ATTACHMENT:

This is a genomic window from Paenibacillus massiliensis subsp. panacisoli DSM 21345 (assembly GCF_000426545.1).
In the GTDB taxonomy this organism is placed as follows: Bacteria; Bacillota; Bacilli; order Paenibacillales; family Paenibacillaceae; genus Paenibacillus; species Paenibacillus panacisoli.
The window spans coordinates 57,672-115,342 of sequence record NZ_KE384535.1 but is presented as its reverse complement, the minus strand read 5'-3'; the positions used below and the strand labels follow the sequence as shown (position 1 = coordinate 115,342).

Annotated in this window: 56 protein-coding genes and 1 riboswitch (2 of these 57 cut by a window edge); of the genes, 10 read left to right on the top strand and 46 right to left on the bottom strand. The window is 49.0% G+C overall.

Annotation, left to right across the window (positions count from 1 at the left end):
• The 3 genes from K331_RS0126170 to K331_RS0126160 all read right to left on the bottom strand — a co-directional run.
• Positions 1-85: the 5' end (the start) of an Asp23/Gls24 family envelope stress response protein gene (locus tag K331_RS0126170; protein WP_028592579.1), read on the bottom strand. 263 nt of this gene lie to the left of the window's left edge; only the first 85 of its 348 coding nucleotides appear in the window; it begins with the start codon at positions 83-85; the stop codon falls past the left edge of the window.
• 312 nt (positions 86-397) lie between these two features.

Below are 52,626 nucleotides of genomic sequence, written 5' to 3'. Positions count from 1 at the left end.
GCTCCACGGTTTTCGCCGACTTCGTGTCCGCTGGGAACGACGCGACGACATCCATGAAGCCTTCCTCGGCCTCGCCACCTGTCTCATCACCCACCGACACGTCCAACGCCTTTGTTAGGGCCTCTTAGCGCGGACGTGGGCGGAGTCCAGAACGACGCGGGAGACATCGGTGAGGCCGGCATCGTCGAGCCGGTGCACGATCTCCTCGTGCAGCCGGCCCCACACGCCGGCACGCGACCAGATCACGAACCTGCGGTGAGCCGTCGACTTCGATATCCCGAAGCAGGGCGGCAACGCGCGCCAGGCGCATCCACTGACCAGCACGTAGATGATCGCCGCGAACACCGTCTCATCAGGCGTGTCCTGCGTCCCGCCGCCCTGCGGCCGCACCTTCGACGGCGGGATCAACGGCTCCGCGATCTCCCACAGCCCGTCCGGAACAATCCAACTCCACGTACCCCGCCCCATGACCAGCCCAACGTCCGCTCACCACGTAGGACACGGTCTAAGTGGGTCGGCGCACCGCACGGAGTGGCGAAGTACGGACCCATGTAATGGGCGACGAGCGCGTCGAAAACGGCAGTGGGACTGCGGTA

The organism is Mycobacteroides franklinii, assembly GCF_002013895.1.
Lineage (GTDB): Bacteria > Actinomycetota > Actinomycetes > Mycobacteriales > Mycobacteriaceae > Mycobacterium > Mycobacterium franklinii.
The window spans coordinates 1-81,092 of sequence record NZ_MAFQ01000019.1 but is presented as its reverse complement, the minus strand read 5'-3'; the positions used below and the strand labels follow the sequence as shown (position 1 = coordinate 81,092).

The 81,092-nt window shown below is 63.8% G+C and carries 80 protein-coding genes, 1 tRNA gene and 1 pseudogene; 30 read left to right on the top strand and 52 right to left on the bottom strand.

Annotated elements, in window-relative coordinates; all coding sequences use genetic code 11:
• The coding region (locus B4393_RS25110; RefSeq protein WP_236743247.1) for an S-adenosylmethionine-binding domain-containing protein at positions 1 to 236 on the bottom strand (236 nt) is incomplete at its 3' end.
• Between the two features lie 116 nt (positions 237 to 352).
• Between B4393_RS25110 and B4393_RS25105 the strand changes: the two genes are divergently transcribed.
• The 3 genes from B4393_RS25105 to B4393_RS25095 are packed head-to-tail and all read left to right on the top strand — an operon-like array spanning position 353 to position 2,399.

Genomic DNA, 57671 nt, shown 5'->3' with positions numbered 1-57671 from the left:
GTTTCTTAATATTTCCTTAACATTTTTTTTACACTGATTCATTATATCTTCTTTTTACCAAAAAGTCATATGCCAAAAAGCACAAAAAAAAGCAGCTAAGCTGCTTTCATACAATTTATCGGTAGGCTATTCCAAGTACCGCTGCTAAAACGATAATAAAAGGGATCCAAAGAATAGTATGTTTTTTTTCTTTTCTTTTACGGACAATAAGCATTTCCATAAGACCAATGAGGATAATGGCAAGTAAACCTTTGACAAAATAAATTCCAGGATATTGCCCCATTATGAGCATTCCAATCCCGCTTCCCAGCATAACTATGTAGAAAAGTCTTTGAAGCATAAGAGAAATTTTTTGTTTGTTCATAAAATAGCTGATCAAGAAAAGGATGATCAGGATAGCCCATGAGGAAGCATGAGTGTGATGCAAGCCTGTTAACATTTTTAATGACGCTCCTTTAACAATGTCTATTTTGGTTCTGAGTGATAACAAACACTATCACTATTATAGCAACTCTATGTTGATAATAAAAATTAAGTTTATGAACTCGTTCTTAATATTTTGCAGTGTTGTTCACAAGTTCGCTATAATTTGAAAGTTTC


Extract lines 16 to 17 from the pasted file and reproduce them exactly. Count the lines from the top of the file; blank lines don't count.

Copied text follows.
• The coding region (locus B4393_RS25110; RefSeq protein WP_236743247.1) for an S-adenosylmethionine-binding domain-containing protein at positions 1 to 236 on the bottom strand (236 nt) is incomplete at its 3' end.
• Between the two features lie 116 nt (positions 237 to 352).